Hermia & Helena (Matías Piñeiro)

Hermia and Helena

For beginning with a dedication to Setsuko Hara, recently departed muse of Ozu and Naruse, Hermia & Helena — the new film by Viola and The Princess of France director Matías Piñeiro — perhaps aligns us to be especially attuned to the Argentinian auteur’s use of female collaborators. One to already emphasize the charisma and big-screen friendly faces of frequent stars Agustina Munoz and Maria Villar, he still seems to have an ability to make them points of representation, not fetish. – Ethan V. (full review)

Where to Stream: Amazon, iTunes, Google

Lady Macbeth (William Oldroyd)


Before William Oldroyd’s first foray on the silver screen with Lady Macbeth, he was an experienced theater director, which clearly has aided his adaptation of Nikolai Leskov’s Lady Macbeth of Mtsensk. The gothic allure of this period piece about a woman forced into marriage and deciding to take things into her own hands is both refreshing and captivating, and make no mistake: there is nothing theatrical or stiff about the film. – Jordan R. (full review)

Where to Stream: Amazon, iTunes, Google

Landline (Gillian Robespierre)


Although it was marketed as an “abortion romantic comedy,” Obvious Child went beyond that basic moniker, using the set-up to mine humor from the fears and anxieties tied with such a personal decision. Writer-director Gillian Robespierre and star Jenny Slate have now reteamed in Landline, a 1995-set drama about the dysfunctional lives of one family in Manhattan. Refreshingly scraggly in its structure and plotting, with an enormous heart and affecting honesty permeating every scene, it marks an impressive step up for the duo. – Jordan R. (full review)

Where to Stream: Amazon, iTunes, Google

Marjorie Prime and Escapes (Michael Almereyda)


Humanity’s most invaluable asset is our memory. It fuels our imagination, ignites conversations, and can unite us. It can also be distorted, reshaped, and forgotten altogether. Marjorie Prime, a micro-scale sci-fi chamber drama, fascinatingly explores the perception and dissolution of what we remember throughout our lives. Michael Almereyda’s contemplative new film, which could double as the best-written episode of Black Mirror yet, most poignantly serves as catalyst for a personal self-reflection on the part of the viewer. – Jordan R. (full review)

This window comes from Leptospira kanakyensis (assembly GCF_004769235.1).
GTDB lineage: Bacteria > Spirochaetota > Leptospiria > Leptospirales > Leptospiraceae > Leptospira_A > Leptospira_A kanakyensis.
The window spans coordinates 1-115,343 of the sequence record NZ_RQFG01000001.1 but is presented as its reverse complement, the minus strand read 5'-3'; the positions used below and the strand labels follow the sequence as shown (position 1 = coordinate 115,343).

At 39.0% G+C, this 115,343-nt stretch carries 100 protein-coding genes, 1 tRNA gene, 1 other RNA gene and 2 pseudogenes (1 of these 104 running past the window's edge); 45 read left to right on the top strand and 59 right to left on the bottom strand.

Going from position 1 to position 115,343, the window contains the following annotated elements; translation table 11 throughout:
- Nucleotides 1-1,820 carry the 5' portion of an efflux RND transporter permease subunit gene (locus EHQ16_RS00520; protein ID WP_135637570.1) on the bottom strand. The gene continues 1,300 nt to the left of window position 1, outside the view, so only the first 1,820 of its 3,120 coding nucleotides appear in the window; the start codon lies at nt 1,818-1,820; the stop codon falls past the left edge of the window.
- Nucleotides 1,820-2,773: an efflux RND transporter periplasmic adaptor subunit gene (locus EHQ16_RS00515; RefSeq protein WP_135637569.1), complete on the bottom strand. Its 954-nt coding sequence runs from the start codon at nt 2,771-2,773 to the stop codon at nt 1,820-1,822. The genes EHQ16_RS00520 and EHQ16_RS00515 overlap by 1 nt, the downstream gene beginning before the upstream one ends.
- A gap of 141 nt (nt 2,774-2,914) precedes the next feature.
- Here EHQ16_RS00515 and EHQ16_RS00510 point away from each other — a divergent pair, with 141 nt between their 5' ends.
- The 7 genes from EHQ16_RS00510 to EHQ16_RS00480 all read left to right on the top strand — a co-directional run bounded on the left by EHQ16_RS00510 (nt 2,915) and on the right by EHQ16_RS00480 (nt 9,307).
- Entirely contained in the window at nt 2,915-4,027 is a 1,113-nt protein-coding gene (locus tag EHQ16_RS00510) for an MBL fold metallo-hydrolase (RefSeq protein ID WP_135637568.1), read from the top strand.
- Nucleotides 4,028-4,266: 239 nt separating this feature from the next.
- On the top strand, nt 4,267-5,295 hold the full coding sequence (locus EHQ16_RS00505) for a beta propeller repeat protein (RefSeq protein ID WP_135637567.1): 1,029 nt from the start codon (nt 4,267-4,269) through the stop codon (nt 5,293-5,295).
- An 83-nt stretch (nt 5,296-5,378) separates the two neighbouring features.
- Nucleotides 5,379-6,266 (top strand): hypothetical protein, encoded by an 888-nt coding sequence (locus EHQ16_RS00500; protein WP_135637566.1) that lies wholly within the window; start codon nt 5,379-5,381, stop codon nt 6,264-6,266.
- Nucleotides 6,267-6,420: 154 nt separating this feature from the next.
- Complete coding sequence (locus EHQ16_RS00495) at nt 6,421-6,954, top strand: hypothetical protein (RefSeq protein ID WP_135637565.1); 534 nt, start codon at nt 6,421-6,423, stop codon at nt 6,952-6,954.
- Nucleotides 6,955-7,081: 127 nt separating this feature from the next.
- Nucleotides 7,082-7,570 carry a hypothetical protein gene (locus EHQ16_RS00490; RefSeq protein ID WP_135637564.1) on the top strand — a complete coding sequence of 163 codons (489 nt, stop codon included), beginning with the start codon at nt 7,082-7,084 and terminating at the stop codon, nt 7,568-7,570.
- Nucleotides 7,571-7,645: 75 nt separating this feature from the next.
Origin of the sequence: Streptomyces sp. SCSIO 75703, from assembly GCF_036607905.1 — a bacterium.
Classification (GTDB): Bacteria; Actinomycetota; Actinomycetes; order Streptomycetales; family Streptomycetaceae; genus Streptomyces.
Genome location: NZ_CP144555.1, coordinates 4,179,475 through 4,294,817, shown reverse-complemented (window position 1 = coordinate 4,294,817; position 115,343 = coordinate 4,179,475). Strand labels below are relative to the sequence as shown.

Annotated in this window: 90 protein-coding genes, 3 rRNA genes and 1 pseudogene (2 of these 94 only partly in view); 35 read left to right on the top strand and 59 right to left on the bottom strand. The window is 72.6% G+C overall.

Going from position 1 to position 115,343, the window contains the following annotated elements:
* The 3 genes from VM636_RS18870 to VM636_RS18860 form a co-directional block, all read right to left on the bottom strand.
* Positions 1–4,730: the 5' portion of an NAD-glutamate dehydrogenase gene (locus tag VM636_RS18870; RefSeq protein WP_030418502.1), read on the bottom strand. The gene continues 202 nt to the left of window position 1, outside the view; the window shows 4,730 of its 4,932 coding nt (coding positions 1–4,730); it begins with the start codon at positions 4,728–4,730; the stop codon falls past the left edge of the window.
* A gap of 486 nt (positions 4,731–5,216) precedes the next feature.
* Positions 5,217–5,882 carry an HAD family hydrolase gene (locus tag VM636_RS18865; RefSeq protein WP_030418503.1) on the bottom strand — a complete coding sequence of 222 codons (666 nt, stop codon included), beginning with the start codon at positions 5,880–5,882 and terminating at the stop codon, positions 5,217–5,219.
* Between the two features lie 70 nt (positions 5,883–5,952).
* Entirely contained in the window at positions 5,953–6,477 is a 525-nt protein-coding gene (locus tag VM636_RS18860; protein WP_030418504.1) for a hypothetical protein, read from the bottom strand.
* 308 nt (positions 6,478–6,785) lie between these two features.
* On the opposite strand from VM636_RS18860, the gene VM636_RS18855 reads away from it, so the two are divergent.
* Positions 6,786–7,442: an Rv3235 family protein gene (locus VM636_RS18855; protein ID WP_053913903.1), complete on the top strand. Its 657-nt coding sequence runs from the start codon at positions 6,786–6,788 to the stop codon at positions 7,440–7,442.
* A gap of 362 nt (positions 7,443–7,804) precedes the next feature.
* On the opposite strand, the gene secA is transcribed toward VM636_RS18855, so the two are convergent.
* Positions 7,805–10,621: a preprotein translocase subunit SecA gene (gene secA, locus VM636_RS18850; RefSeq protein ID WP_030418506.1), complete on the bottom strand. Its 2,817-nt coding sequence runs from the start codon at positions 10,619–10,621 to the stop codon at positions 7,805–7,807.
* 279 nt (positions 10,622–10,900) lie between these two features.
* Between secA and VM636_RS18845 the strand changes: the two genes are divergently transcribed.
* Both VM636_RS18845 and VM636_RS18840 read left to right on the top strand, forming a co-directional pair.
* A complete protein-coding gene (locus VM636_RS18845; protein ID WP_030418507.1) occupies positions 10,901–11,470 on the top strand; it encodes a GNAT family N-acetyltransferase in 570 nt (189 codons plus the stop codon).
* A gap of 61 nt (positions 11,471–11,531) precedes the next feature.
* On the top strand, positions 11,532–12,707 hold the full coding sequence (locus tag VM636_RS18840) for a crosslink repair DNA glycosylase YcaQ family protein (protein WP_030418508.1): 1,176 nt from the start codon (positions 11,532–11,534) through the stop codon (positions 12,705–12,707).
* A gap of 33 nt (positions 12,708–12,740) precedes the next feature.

Note: Also streaming is Escapes, Almereyda’s recommended documentary on Blade Runner (and 2049) writer Hampton Fancher.

Where to Stream: Amazon, iTunes, Google

The Ornithologist (João Pedro Rodrigues)


Publicly stated by its director to concern Saint Anthony, the Portuguese priest and friar who legend calls the most supernatural of saints, The Ornithologist luckily manages to see the profane outweigh the sacred — no white elephantine “spirituality,” but rather a progression of set-pieces. We have something of a return for João Pedro Rodrigues to his debut feature Fantasma, a nocturnal “erotic thriller” of sorts that moved by the logic of its own images, this in opposition to more character-driven films such as Two Drifters and To Die Like a Man or his most recent The Last Time I Saw Macao, a tad too much an academic exercise in mirroring post-colonialism through a deadpan “non-mystery.” – Ethan V. (full review)

Where to Stream: Netflix

Rat Film (Theo Anthony)